Politics | State Politics

The Nerd leads

AP photo

Whether in the private or public sectors, leadership matters.

After watching the gubernatorial candidates debate at the Detroit Regional Chamber Mackinac Policy Conference in 2010, I was worried. At a time when Michigan longed for bold, decisive leadership, leadership went AWOL – at least during that encounter. The candidates, all of whom I knew to some degree, were better than what they displayed at their coming-out party.

We all know how the election turned out. “One Tough Nerd” Rick Snyder, the centrist, moderate candidate, won the primary and walked away with the general election.

A little more than two years into his role as Michigan’s Governor, Rick Snyder has shown a determination to tackle tough and long-neglected problems. Regardless of whether you like his solutions or not, he is a problem-solver, ready to lead. (He certainly has had his share of missteps along the way including the recent botched vetting process that missed a tax problem on his otherwise stellar pick for Detroit EM).

Snyder began with a goal to reinvent the state around the theme of “More and better jobs and a future for our kids.” The report card on how well the people grade what the he has done will come Election Day, November, 2014.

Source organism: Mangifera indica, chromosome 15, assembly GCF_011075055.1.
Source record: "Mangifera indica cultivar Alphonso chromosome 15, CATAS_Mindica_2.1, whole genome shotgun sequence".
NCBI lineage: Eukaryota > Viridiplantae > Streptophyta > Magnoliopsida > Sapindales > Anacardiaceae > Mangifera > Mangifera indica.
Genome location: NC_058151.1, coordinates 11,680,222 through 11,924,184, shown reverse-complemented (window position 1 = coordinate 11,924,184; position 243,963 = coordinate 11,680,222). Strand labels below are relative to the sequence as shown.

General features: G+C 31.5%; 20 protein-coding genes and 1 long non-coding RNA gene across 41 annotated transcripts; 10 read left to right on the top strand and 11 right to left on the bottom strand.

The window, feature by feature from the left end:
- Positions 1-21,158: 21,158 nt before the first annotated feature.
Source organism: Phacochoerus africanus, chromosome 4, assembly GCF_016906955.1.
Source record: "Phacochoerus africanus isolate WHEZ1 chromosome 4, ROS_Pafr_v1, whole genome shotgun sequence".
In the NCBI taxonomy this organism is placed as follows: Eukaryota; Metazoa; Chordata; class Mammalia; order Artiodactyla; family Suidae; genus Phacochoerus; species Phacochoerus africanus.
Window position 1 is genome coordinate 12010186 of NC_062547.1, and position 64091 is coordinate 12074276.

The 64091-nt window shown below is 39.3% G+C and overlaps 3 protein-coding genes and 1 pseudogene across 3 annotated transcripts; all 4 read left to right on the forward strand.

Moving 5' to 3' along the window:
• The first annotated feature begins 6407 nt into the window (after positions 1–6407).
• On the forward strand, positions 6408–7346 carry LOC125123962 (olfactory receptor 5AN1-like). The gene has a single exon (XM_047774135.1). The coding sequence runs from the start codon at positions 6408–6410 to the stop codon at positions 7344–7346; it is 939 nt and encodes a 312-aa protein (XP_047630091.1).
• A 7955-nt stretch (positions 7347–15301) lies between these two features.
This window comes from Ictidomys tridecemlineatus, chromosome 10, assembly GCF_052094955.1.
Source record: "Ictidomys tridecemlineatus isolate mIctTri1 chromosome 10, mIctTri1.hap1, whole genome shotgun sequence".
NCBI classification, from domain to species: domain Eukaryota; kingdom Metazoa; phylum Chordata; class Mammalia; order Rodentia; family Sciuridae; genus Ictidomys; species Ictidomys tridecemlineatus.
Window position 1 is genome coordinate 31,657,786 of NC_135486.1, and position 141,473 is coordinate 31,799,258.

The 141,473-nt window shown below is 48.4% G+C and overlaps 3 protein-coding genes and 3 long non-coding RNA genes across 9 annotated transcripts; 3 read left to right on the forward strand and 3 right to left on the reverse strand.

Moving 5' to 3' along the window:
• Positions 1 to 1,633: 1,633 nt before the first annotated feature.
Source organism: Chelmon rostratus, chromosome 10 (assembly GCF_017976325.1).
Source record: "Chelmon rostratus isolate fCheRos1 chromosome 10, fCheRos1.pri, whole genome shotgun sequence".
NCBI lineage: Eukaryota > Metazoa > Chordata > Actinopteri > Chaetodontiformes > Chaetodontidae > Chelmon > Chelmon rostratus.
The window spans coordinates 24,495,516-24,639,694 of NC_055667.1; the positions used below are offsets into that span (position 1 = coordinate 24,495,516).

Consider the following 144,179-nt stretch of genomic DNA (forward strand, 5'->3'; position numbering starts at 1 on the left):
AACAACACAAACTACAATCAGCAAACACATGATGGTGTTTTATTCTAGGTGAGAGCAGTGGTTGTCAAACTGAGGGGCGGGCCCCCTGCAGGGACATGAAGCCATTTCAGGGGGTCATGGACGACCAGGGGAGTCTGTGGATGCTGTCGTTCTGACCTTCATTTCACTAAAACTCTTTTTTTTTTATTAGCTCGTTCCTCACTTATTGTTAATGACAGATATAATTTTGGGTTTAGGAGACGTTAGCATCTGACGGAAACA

Politicians unwilling to break from safe political lanes – constantly pandering to their political bases, whether public/private employees’ unions, or anti-tax, anti-government rhetoric – are not leaders. They are followers. For Michigan to prosper in this hyper-competitive, disruptive, transformational, knowledge economy, where ideas and jobs can and do move around the globe effortlessly; we must demand more than the same old behavior that has driven us into the ditch during the past decade.

Michigan, at multiple levels, has been spending and pretending for far too long. Snyder grasps the concept that if you have a hole in your roof,  pretending to fix it will not keep the rain out. He has set about fixing the holes.

Snyder holds the problem solving gene. Leadership begins with strong beliefs.  Leadership continues with persuading a critical mass to adopt new beliefs and a willingness to do the hard work, endure shared sacrifices and the hardships necessary to put belief into practice. The next election will provide a test for the voters of Michigan who are willing to swallow the bitterness to solve problems which have been neglected and festering for decades.

As we witnessed in the Lost Decade, a greater danger rests in staying comfortably in the present partisan lanes telling the citizens only what they want to hear.

I have not agreed nor liked every decision from the Snyder Administration. What I DO admire is his willingness to take on tough issues and lead. Our governor seems to be following FDR who said during the Great Depression: “Do something. If that does not work, do something else – but for God’s sake, do something!”

Leadership matters – like it or not.

Tom Watkins
Tom Watkins is a U.S./China business and educational consultant. He served as Michigan State Superintendent of Schools, 2001-05, was deputy and Director of the Michigan Department of Mental Health, 1983-90 and served as President and CEO of the Economic Council of Palm Beach County, FL., 1996-2001. He has a life-long interest in China and serves on the University of Michigan Confucius Institute, the Detroit Chinese Business Association and Michigan Economic Development Corporation international advisory board